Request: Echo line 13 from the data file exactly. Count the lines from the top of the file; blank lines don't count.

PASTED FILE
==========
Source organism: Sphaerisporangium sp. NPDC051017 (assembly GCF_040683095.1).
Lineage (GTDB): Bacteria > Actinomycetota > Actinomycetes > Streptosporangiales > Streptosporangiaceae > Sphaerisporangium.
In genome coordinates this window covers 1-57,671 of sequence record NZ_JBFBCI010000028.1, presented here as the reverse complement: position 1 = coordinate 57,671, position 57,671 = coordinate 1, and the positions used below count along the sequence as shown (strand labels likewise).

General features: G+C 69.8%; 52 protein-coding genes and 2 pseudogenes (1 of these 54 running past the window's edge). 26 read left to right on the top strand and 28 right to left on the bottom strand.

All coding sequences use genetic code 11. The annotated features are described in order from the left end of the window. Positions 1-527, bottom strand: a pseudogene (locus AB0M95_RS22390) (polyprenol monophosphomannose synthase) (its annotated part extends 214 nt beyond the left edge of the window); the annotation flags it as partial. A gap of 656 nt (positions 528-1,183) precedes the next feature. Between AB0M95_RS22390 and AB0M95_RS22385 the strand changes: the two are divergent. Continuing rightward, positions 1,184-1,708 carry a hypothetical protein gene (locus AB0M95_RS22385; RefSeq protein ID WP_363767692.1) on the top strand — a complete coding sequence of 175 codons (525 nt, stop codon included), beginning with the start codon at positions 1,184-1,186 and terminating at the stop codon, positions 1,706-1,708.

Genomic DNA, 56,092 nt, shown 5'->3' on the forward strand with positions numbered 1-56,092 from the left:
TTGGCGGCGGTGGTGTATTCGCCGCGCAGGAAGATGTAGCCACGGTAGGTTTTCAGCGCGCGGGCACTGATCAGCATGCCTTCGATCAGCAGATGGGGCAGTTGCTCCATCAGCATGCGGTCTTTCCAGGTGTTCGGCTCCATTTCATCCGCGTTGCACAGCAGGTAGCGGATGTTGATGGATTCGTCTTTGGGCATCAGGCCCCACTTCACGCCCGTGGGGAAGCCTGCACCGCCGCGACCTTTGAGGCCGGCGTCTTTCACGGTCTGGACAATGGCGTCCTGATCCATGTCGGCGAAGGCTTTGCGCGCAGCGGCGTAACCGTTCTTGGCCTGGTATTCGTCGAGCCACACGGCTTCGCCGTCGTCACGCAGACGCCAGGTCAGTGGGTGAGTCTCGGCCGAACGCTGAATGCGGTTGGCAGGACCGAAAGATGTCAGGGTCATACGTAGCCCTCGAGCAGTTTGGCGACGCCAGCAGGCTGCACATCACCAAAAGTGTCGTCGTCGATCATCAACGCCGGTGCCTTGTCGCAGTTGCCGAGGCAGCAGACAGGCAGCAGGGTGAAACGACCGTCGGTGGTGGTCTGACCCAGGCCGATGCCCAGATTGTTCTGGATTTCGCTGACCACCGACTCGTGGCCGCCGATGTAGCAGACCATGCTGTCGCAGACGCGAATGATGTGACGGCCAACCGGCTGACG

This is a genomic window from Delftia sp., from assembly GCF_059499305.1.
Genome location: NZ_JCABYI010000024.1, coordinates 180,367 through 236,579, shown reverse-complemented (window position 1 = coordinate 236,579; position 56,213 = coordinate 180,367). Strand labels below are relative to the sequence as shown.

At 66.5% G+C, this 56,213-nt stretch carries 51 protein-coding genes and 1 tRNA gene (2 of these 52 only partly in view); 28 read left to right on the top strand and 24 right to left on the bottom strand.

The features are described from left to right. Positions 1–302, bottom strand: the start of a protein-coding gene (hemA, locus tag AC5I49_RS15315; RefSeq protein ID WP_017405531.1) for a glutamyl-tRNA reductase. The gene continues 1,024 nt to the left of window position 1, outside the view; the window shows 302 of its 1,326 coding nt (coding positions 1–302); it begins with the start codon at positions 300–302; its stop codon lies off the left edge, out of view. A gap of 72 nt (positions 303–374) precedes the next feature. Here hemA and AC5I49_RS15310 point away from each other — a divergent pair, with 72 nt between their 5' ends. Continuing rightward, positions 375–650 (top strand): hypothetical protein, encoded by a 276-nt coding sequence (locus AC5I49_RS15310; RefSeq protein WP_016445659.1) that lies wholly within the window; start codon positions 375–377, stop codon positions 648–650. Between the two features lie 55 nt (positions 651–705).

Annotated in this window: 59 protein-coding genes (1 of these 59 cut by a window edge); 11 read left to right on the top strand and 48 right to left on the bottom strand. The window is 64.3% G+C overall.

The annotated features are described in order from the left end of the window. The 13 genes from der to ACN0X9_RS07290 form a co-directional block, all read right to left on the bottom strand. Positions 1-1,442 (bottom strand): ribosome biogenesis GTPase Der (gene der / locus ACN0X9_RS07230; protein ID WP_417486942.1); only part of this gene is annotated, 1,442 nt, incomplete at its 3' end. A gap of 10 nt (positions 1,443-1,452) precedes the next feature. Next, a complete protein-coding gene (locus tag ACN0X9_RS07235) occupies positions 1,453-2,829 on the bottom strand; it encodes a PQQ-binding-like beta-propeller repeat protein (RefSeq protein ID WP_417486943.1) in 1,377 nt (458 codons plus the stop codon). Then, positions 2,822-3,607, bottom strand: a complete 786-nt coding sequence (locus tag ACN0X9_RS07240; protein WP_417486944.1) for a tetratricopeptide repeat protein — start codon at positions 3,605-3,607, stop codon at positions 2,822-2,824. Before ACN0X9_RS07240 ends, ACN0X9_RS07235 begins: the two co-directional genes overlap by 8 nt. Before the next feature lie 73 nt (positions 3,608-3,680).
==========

The annotated features are described in order from the left end of the window. The 13 genes from der to ACN0X9_RS07290 form a co-directional block, all read right to left on the bottom strand. Positions 1-1,442 (bottom strand): ribosome biogenesis GTPase Der (gene der / locus ACN0X9_RS07230; protein ID WP_417486942.1); only part of this gene is annotated, 1,442 nt, incomplete at its 3' end. A gap of 10 nt (positions 1,443-1,452) precedes the next feature. Next, a complete protein-coding gene (locus tag ACN0X9_RS07235) occupies positions 1,453-2,829 on the bottom strand; it encodes a PQQ-binding-like beta-propeller repeat protein (RefSeq protein ID WP_417486943.1) in 1,377 nt (458 codons plus the stop codon). Then, positions 2,822-3,607, bottom strand: a complete 786-nt coding sequence (locus tag ACN0X9_RS07240; protein WP_417486944.1) for a tetratricopeptide repeat protein — start codon at positions 3,605-3,607, stop codon at positions 2,822-2,824. Before ACN0X9_RS07240 ends, ACN0X9_RS07235 begins: the two co-directional genes overlap by 8 nt. Before the next feature lie 73 nt (positions 3,608-3,680).